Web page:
Botham rarely gets a fair appraisal and is usually overshadowed by imran khan especially and hadlee and dev are rated as better bowlers.even kallis now is called the statistical best all rounder.consensus tho is sobers.........let me say all those cricketers are legends and great men who did incredible things were icons and leaders for their countries and were committed and prepared.botham was never a leader......he was overweight most his career ,usually stayed up drinking until 5am before and during a game...was finished after jan 1987...but at his absolute peak 1977-82 he was the best of them all.no doubt.a purer matchwinner with bat and ball than any of them.staggering statistics in those first 5 years.great fielder.he never had any bowling support after 82! as willis aged...if botham had had kallis"s proffesionalism he would have ended with a batting ave of 56 with 30 centuries and bowling ave of 22 and 550 test wickets

  • POSTED BY GV on | January 11, 2016, 12:11 GMT

    HARSHTHAKOR - I dont know what I enjoyed more - Botham's volcanic performances or your writing...! Since you refer to Hollywood, Botham did have a stab at that also, in 1985, when he came in his bleached long hair look, and teamed up with Tim Hudson. But it quickly evaporated, and Botham was back into the 1985 Ashes. except that his new avatar was that of an out and out fast bowler who would bounce everybody out.

  • POSTED BY Harsh on | January 11, 2016, 8:02 GMT

    Whether bowling with full fury,pouncing to claim a slip catch or launching thunderous blow on a bowling attack Botham was one of cricket's ultimate characters.If one ever wished to see the equivalent of a dramatic reversal in the plot of an epic novel or Hollywood classic enacted then Botham would arguably fit into the character more than any other cricketer. At his best he could turn a candlelight into a bonfire.What lowered Botham's rank in the pedestal of great cricketers was his inconsistency after 1982 and his relative failures against the West Indies. Neverthles never forget his classic 8-103 and 81 at Lords against arguably the best test tea ever led by Clive Lloyd.Overall as a pure all-rounder Botham would rate below Sobers and Kallis and on par with Keith Miller and Imran Khan. In the 1981 Ashes and 1980 jubilee test in Mumbai Botham took cricketing performance to it's ultimate zenith.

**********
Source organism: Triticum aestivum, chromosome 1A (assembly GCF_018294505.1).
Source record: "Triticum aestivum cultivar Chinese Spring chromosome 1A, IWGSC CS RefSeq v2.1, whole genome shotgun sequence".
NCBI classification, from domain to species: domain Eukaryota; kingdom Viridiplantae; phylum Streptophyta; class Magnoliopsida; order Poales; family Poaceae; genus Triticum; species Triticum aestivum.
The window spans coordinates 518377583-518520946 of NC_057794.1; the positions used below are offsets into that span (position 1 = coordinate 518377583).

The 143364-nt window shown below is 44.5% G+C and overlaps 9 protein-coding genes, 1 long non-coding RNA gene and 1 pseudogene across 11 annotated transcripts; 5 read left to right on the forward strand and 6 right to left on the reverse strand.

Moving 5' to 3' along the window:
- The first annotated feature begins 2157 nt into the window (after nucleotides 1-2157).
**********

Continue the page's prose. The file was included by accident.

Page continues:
• POSTED BY Harsh on | January 11, 2016, 3:43 GMT

    Often Botham reminded one of a great Hollywood star and an actor making a total reversal to a ply in a classic film.With both bat and ball together he eclipsed the likes of Imran or Kallis.Few cricketers ever radiated the energy Botham did on a cricket field.At his best may have made the all-time world 11.Close to a cricketing immortal.

  • POSTED BY Harsh on | January 11, 2016, 3:29 GMT

    At his best from 1977-82 Botham was 2nd to only the legendary Garfield Sobers.At his best he even overshadowed Sobers ,Imran Khan or Kallis .as a match-winner.Botham would stride in like a collosus whether batting bowling or feilding.He could ressurect a team from the grave as very few cricketers could.Above all he enjoyed his cricket more than anyone radiating joy.